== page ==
Massachusetts Daily Collegian

A free and responsible press serving the UMass community since 1890

A free and responsible press serving the UMass community since 1890

Massachusetts Daily Collegian

A free and responsible press serving the UMass community since 1890

Massachusetts Daily Collegian

New tight end depth critical with Rob Blanchflower’s status unclear

If this were a year ago, the Massachusetts football team would probably be scrambling for help.

Star tight end and captain Rob Blanchflower is being held out of practice for the next 10 to 14 days and UMass coach Charley Molnar said at media day on Tuesday that his status for the season opener at Wisconsin on Aug. 31 “remains to be seen.”

Maria Uminski/Collegian

Now there’s a battle over who could potentially take his spot.

The Minutemen have five different options at tight end that could fill the Blanchflower void if needed, which is nothing short of a miracle given where they were under these circumstances in 2012.

Blanchflower missed consecutive games in October last season and there were no tight ends on the roster ready to back him up. Instead, it was left to freshman Derek Beck to convert from his usual wide receiver spot to tight end, a position he wasn’t physically ready for.

As a result, the UMass offense suffered a major setback.

Fast forward to training camp 2013. Blanchflower is down again, but Beck is back and better than ever, and he’s joined in competition by fifth-year transfer Ricardo Miller, fellow wide receiver-to-tight end convert Rodney Mills, big sophomore Brandon Howard and freshman Sharif Custis in Blanchflower’s absence.

“This is the first year that I’ve been here where we’ve had true depth at tight end and that’s great,” Blanchflower said. “It’s good that if God forbid something happens to one of us you’re not an irreplaceable item, someone can step in and do an adequate job at your position and help the team win.”

This newfound depth also makes life easier on Molnar. He can now afford to sit Blanchflower until he’s 100 percent, still run the offense efficiently in practice and feel no pressure to rush his star back, even if it means missing the first game of the season.

The Minutemen have different schemes in their offense that involve multiple tight ends, so it’s likely each of the five players will see some playing time regardless of whether or not Blanchflower is in the lineup.

While each tight end brings different skill sets to the table, Beck has made the most noticeable impact with the first-string offense and his improvements as a more polished tight end have caught the attention of Molnar.

“Derek Beck is a much, much better football player than he was a year ago,” Molnar said.

At 6-foot-4, 225 pounds, Beck is most effective in the red zone, where he can use his size to his advantage to make catches in the back of the end zone over smaller defensive backs and linebackers, something he’s already made a habit of in practice.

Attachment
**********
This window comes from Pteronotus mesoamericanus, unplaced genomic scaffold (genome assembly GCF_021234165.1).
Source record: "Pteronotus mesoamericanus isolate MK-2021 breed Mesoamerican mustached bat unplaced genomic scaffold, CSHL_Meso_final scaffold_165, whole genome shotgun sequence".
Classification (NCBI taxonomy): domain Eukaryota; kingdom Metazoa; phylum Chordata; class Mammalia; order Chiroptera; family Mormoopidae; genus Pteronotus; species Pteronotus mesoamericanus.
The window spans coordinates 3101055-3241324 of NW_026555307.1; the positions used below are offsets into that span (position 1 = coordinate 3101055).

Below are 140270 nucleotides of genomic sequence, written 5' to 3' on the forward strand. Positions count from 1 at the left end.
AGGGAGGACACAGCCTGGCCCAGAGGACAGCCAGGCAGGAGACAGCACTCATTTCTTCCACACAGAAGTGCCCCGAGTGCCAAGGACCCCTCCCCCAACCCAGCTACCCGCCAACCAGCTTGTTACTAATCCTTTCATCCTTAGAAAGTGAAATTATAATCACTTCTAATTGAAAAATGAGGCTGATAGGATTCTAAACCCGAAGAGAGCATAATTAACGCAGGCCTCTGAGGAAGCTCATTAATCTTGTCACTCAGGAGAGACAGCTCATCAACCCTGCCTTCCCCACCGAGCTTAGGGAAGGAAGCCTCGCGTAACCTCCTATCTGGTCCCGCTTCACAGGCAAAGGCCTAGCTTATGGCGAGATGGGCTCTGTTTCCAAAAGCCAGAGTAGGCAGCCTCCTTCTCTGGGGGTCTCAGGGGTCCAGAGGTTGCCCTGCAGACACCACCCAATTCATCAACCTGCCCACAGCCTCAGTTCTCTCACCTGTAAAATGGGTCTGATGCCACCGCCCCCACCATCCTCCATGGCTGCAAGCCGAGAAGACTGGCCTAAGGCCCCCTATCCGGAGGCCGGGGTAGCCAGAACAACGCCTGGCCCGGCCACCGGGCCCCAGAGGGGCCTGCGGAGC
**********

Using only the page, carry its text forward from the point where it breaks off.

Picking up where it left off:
“That’s one of my strengths because I provide a big target for the quarterback,” Beck said. “They like throwing the ball high so I can go up and get it and really use my receiver skills.”

Miller and Mills both have experience at wide receiver, which makes them both solid pass-catching options, while the 6-foot-5, 250-pound Howard will likely see most of his action in two-tight end sets and in run-blocking situations.

Miller’s 6-foot-4 frame, speed and physicality makes him an ideal option for quarterback Mike Wegzyn. But maybe his most important quality at the moment is the experience and veteran presence that the other active tight ends lack.

“I got the most experience,” Miller said. “Granted, I didn’t really play a lot at Michigan, but just the fact that I’ve been around, I know what it takes, and being into this four years now I can kind of help the guys on certain situations and certain reads and pickups that they wouldn’t have seen being a rookie.”

Mills (6-foot-1, 205) may not have the same size advantage as his competitors, but believes his experience at receiver still puts him ahead of opposing defenders.

“I don’t really have the traditional size of a tight end, but I like to be physical,” Mills said. “I don’t mind blocking, I believe I run good routes for a tight end and create mismatches with linebackers with my size and speed against bigger, slower linebackers.”

The wealth of depth at tight end should be on full display this season, especially if health concerns continue to linger with Blanchflower. For those suiting up for UMass now, it’s about cashing in on the opportunity.

“It’s a really big opportunity because now I finally have a chance to show my skills that I’ve honed as a tight end,” Beck said. “Now I can show the MAC that I can compete this year.”

Nick Canelas can be reached at ncanelas@umassedu and followed on Twitter @NickCanelas.

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